Religion(s) hold to the view(s) of God promulgated by the Hebrew texts, generally, and, thus, are constrained by the sham that Yahweh instigated on the Jews and those who adopted the Hebrew practices as part of their religious observances and theologies.


However, some of the Gnostic practices and admonitions are skewed also, but not in substantive ways.

Yet, caveats prevail there too.

And we’ll be addressing those upcoming….


Monday, August 29, 2011

The Many Loves (and Betrayal) of Jesus

Dan Brown, in his best seller, The Da Vinci Code, established the idea that Jesus the Christ was in love with and maybe wedded Mary Magdalene, from which much new religious myth has evolved.

But the “fact” is that Jesus was homosexual or bi-sexual, if you will.

That the Godhead [God] was homosexually inclined was hypothesized in The BiblicalParadigm for Homosexuality [1979, The Wilde Society].

One excerpt from the Paradigm book, among many culled from the Hebrew Bible, to support the homosexual thesis:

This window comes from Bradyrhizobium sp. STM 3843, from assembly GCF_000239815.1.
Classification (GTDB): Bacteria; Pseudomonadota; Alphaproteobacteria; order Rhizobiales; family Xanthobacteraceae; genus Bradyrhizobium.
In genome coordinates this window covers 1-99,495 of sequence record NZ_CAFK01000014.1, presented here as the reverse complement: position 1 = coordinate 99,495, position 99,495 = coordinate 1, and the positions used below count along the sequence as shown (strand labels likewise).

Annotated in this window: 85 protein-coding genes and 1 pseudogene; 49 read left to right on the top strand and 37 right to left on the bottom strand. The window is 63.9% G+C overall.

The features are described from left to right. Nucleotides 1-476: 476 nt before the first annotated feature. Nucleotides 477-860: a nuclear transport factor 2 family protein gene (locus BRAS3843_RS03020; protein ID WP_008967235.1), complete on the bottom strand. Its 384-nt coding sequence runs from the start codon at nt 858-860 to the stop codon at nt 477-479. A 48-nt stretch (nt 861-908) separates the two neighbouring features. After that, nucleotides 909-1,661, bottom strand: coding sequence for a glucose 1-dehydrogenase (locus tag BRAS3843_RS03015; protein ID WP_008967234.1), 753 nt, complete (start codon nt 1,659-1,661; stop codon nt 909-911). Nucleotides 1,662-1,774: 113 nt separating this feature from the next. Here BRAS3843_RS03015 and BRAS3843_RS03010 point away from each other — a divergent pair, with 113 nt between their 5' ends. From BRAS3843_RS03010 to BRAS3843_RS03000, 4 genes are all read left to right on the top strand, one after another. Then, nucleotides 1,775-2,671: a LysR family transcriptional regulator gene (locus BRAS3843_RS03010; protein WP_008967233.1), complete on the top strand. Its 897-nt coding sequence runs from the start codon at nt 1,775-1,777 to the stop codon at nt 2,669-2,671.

“When Israel was a boy, then I loved him.” [Hosea 11]

The insistence by God (Yahweh) in the Old Testament for pristine genitalia, via circumcision, is rampant, and underscores the mythology of the Phallic God, which derives from the Biblical passages or, more likely, antedates them.

That Jesus was inclined to homosexuality was suggested by Morton Smith in his book The Secret Gospel (of Mark) [The Dawn Horse Press, Clearlake, California, 1982].

Smith allegedly found an unexpurgated Gospel of Mark, in which Jesus imparted secret sexual rites to a youth, as indicated in the unexpurgated Gospel, beginning at the account of the Raising of Lazarus:

“And going near, Jesus rolled away the stone from the door of the tomb. And straightway, going in where the youth was, he [Jesus] stretched forth his hand and raised him, seizing his hand. But the youth, looking upon him, loved him and began to beseech him that he might be with him. And going out of he tomb they came into the house of the youth, for his was rich.